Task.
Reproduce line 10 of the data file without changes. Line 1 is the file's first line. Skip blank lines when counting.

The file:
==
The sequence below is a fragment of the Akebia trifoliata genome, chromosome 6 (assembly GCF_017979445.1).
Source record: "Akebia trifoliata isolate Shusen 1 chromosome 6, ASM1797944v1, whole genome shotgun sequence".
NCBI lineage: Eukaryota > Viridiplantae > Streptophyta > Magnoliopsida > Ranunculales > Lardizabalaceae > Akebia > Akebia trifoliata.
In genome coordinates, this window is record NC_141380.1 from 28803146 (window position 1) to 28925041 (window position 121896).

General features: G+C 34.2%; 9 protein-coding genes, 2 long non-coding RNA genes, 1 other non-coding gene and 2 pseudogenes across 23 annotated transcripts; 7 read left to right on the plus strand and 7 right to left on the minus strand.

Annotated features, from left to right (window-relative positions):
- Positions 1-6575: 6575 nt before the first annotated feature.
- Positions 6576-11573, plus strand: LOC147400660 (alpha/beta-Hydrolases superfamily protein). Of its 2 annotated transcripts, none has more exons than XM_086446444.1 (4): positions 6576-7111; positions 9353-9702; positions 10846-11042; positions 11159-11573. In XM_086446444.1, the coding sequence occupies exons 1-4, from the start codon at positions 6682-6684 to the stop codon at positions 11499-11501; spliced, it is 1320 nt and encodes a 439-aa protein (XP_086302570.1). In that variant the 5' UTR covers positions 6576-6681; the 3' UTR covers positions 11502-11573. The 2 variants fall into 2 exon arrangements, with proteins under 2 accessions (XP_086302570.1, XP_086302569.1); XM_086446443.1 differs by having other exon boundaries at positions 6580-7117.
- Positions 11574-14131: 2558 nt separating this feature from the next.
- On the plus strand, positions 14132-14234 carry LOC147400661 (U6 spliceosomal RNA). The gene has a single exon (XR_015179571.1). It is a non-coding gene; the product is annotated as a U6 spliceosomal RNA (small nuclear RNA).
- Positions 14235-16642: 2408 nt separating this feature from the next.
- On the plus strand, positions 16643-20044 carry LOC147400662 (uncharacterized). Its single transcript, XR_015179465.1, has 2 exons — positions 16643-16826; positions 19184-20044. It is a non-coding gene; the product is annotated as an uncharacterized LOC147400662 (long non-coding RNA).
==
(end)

- On the plus strand, positions 14132-14234 carry LOC147400661 (U6 spliceosomal RNA). The gene has a single exon (XR_015179571.1). It is a non-coding gene; the product is annotated as a U6 spliceosomal RNA (small nuclear RNA).